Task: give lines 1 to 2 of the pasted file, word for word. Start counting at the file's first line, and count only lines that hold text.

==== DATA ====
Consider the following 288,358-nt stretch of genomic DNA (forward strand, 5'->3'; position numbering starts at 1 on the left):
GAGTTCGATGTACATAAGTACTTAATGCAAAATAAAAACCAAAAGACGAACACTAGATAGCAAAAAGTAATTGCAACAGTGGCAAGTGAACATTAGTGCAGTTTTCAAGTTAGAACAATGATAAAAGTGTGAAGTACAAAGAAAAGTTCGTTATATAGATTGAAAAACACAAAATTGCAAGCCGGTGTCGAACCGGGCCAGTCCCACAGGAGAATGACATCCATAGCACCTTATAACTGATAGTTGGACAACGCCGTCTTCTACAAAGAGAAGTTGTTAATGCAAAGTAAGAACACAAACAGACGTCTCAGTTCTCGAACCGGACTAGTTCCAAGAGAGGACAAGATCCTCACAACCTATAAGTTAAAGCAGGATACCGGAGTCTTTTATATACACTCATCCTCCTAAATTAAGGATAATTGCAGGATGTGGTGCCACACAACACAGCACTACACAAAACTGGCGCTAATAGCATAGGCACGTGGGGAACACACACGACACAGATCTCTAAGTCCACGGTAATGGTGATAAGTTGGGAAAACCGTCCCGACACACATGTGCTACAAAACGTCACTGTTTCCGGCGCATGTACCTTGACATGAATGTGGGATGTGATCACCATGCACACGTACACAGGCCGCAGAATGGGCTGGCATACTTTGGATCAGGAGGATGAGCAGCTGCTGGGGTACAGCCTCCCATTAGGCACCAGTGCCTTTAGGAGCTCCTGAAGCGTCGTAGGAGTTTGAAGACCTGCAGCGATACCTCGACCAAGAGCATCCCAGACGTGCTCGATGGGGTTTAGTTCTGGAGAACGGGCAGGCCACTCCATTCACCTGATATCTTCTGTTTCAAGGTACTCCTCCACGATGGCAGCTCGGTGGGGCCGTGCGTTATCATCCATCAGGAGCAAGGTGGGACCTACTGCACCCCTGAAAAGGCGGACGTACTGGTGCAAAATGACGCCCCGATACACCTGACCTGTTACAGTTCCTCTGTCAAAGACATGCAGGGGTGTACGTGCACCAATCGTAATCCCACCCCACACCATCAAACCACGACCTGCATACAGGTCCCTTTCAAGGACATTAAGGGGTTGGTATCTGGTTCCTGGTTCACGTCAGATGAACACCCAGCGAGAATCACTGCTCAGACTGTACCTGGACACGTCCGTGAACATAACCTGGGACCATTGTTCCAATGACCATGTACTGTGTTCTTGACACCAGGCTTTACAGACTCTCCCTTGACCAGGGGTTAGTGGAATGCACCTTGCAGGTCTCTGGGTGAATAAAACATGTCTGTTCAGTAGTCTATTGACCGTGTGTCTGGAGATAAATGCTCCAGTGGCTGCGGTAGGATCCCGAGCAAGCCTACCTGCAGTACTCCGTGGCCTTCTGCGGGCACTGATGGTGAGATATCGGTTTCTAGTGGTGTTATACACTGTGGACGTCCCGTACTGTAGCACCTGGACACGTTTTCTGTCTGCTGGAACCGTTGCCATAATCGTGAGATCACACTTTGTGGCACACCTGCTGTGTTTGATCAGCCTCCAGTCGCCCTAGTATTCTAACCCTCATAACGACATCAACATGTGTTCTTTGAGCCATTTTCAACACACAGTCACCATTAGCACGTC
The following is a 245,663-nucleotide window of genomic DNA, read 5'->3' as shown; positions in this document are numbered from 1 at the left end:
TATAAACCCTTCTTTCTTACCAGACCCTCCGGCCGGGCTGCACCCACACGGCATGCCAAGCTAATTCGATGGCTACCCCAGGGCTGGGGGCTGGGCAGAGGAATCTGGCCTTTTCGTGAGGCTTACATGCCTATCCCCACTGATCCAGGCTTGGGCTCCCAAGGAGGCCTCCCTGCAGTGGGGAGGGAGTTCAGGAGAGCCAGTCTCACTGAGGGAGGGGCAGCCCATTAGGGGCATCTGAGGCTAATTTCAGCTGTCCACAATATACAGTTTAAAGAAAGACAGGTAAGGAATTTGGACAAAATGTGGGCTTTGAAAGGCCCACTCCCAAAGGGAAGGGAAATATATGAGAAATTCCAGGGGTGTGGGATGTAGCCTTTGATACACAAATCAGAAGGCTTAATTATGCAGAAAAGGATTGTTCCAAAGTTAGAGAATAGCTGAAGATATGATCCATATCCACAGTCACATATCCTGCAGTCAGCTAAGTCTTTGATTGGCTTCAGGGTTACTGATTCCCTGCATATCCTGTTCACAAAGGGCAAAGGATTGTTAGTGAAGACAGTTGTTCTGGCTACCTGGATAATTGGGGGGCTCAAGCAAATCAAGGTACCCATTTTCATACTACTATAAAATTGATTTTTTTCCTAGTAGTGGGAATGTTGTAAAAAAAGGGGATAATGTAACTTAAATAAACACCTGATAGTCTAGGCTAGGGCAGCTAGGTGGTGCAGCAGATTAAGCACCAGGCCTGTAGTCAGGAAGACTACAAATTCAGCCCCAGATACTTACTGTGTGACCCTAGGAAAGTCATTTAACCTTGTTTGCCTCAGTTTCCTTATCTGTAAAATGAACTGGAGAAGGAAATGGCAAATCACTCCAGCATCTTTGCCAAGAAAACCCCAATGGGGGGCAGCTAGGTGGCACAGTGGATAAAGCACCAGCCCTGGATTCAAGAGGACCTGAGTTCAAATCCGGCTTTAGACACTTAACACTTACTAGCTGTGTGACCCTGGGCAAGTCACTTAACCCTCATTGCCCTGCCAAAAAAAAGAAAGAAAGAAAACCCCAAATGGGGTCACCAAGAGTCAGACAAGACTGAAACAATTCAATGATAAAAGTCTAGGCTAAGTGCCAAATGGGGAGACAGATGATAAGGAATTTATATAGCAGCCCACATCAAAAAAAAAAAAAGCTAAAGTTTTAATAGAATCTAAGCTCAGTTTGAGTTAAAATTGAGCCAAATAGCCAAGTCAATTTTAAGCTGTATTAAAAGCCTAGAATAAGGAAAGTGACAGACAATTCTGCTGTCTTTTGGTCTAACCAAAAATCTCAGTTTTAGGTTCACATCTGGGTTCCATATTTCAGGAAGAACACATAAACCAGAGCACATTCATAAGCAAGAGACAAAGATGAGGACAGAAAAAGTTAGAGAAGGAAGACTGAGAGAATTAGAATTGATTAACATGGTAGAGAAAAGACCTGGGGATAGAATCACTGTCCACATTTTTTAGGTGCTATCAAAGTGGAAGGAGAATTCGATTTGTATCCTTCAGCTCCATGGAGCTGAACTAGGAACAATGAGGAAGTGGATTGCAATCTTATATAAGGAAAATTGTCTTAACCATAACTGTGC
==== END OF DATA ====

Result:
Consider the following 288,358-nt stretch of genomic DNA (forward strand, 5'->3'; position numbering starts at 1 on the left):
GAGTTCGATGTACATAAGTACTTAATGCAAAATAAAAACCAAAAGACGAACACTAGATAGCAAAAAGTAATTGCAACAGTGGCAAGTGAACATTAGTGCAGTTTTCAAGTTAGAACAATGATAAAAGTGTGAAGTACAAAGAAAAGTTCGTTATATAGATTGAAAAACACAAAATTGCAAGCCGGTGTCGAACCGGGCCAGTCCCACAGGAGAATGACATCCATAGCACCTTATAACTGATAGTTGGACAACGCCGTCTTCTACAAAGAGAAGTTGTTAATGCAAAGTAAGAACACAAACAGACGTCTCAGTTCTCGAACCGGACTAGTTCCAAGAGAGGACAAGATCCTCACAACCTATAAGTTAAAGCAGGATACCGGAGTCTTTTATATACACTCATCCTCCTAAATTAAGGATAATTGCAGGATGTGGTGCCACACAACACAGCACTACACAAAACTGGCGCTAATAGCATAGGCACGTGGGGAACACACACGACACAGATCTCTAAGTCCACGGTAATGGTGATAAGTTGGGAAAACCGTCCCGACACACATGTGCTACAAAACGTCACTGTTTCCGGCGCATGTACCTTGACATGAATGTGGGATGTGATCACCATGCACACGTACACAGGCCGCAGAATGGGCTGGCATACTTTGGATCAGGAGGATGAGCAGCTGCTGGGGTACAGCCTCCCATTAGGCACCAGTGCCTTTAGGAGCTCCTGAAGCGTCGTAGGAGTTTGAAGACCTGCAGCGATACCTCGACCAAGAGCATCCCAGACGTGCTCGATGGGGTTTAGTTCTGGAGAACGGGCAGGCCACTCCATTCACCTGATATCTTCTGTTTCAAGGTACTCCTCCACGATGGCAGCTCGGTGGGGCCGTGCGTTATCATCCATCAGGAGCAAGGTGGGACCTACTGCACCCCTGAAAAGGCGGACGTACTGGTGCAAAATGACGCCCCGATACACCTGACCTGTTACAGTTCCTCTGTCAAAGACATGCAGGGGTGTACGTGCACCAATCGTAATCCCACCCCACACCATCAAACCACGACCTGCATACAGGTCCCTTTCAAGGACATTAAGGGGTTGGTATCTGGTTCCTGGTTCACGTCAGATGAACACCCAGCGAGAATCACTGCTCAGACTGTACCTGGACACGTCCGTGAACATAACCTGGGACCATTGTTCCAATGACCATGTACTGTGTTCTTGACACCAGGCTTTACAGACTCTCCCTTGACCAGGGGTTAGTGGAATGCACCTTGCAGGTCTCTGGGTGAATAAAACATGTCTGTTCAGTAGTCTATTGACCGTGTGTCTGGAGATAAATGCTCCAGTGGCTGCGGTAGGATCCCGAGCAAGCCTACCTGCAGTACTCCGTGGCCTTCTGCGGGCACTGATGGTGAGATATCGGTTTCTAGTGGTGTTATACACTGTGGACGTCCCGTACTGTAGCACCTGGACACGTTTTCTGTCTGCTGGAACCGTTGCCATAATCGTGAGATCACACTTTGTGGCACACCTGCTGTGTTTGATCAGCCTCCAGTCGCCCTAGTATTCTAACCCTCATAACGACATCAACATGTGTTCTTTGAGCCATTTTCAACACACAGTCACCATTAGCACGTC